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Article of Interest - College

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Bridges4Kids LogoInclusive Post-secondary Education: Is It a Reality?
by Kathleen Biersdorff, Patricia Bowman and Tim Weinkauf
For more articles like this visit http://www.bridges4kids.org

 

People with developmental disabilities and higher education just don't mix. At least that's what most people have assumed-until recently. Now the word is out about several programs that make post-secondary education a reality for people with developmental disabilities.

Last year, Wade Screpnek had a dream that changed his life. He dreamed of going to university. The catch-Wade has a developmental disability.

"In the dream is a new man," says the 24-year-old. "I dream about doing school work."

This year, Wade is a student in the College Connection Pilot .project at Grant MacEwan Community College in Edmonton and he's living his dream.

"After graduation I plan to find a job and work hard at working with kids. I feel this school make's me feel happiness and gives me energy.

Last year, Grant MacEwan Community College started the College Connection .project so students could experience a college environment. The University of Alberta's On Campus program has been providing students with developmental disabilities with a post-secondary educational experience since 1987, and

The University of Calgary has been home to the Varsity Education .program since 1992. All three programs are funded through Alberta Family and Social Services, Services to Persons with Disabilities.

Patricia Bowman, one of On Campus' .student advisors, challenges the common beliefs about post-secondary education for people -with developmental disabilities. "People with developmental disabilities hope for many of the same things from, post-secondary education as other students," she says. "They use it to help meet career goals, to explore opportunities for career development, and for personal development. They come out of the post-secondary system with greater maturity and both personal and professional growth, just like other students."

The academic side

Like other university and college scholars, students in the integrated programs attend classes and "hang out" with their peers. The biggest difference is that students audit their courses and don't have to take the same exams as the rest of the class.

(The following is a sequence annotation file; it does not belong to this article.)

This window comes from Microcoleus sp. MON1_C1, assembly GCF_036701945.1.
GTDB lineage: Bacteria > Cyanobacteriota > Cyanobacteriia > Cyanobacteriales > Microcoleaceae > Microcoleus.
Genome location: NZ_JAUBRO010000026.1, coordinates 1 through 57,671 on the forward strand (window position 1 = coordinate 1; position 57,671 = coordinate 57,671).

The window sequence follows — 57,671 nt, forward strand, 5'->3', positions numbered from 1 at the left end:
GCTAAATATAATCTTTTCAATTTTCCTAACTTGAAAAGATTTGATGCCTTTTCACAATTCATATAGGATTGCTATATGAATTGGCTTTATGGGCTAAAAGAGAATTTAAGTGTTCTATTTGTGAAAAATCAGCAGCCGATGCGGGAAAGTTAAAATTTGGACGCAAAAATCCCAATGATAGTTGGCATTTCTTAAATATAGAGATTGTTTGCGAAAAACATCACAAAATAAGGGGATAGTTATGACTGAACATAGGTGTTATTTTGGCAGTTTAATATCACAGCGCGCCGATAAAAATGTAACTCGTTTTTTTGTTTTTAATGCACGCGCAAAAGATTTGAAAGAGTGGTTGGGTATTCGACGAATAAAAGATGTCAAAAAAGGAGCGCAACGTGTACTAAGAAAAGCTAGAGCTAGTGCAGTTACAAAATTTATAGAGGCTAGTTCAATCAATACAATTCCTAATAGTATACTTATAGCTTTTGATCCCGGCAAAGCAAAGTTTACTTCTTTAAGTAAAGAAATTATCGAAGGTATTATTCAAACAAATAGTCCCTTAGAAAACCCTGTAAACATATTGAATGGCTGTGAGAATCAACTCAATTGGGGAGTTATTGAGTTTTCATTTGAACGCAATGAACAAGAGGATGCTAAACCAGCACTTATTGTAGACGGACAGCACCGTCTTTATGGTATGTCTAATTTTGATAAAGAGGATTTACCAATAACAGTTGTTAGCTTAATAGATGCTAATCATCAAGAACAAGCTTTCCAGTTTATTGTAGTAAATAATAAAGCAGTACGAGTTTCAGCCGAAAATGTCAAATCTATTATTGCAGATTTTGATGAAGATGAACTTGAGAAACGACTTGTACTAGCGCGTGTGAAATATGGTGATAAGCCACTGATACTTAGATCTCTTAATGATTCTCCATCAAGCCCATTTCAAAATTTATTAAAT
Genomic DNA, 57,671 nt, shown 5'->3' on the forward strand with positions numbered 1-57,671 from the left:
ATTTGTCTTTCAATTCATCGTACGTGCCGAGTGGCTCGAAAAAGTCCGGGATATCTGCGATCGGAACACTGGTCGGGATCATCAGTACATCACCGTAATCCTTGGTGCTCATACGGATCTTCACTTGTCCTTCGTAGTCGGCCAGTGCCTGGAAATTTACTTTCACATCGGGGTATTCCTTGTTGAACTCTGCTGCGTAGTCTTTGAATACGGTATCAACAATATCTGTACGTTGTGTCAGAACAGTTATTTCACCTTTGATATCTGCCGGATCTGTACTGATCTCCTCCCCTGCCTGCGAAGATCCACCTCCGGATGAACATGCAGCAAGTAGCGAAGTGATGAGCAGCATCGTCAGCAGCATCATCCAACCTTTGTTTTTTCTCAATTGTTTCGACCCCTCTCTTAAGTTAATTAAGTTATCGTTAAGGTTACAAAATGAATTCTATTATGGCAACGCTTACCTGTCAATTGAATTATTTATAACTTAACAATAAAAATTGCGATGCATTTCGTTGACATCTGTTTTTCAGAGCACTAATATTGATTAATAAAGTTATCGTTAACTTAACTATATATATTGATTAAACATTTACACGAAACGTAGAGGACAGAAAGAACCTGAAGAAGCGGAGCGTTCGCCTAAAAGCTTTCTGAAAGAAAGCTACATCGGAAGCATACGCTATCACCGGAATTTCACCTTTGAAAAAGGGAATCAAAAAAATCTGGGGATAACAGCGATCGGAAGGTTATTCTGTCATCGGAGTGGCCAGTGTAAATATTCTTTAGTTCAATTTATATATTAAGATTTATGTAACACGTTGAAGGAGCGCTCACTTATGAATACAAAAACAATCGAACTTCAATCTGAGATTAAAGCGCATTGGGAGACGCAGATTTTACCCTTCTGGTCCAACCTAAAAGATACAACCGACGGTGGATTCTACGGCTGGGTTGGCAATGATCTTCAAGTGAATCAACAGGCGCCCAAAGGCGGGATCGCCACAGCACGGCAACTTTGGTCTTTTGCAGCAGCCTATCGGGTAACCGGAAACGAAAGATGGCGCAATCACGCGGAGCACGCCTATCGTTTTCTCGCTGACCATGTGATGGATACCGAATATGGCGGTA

Students may take courses in a variety of fields including physical education, fine arts, political science, anthropology, sociology, nursing, early childhood development, education, agriculture and forestry. This year, for the first time, students at the University of Alberta who completed their four years attended convocation with the education students. But because the, course's are audited rather than taken for credit, students don't receive a degree or diploma.

On Campus students usually audit courses for a total of four years. Depending on their pace, Grant MacEwan students may audit courses over a longer period of time than the standard one- or two year stay. There is no formal assessment aimed at eliminating "unsuitable" individuals in any of the programs; instead, student goals, interests and support needs are a priority.

Each student sits down with a student advisor and sets educational goals for him or herself, either for a single course or for an entire field of study. For example, one of Wade's goals was to "participate in a discussion group and group project."

If necessary, advisors also help or the way the curriculum is delivered. Helping students ,with developmental disabilities keep up. with the workload may mean audio taping texts, condensing reading materials, or using pictures and plain language documents to supplement or, replace standard course materials. In addition, exams may be adapted, practicums modified, or specialized roles developed to accommodate participation in group assignments.

When Jodi Chesney, an On Campus .student, decided to take a human ecology communications course, with the instructor's permission Patricia modified the assignments so that Jodi could truly participate in class. For her group project on entrepreneurship, Jodi attended group meetings, took part in discussions about what to include and was responsible for completing the cover page for the assignment. For her year-end project, Jodi did a presentation about her part-time job rather than a presentation about a different profession as her peers were required to do.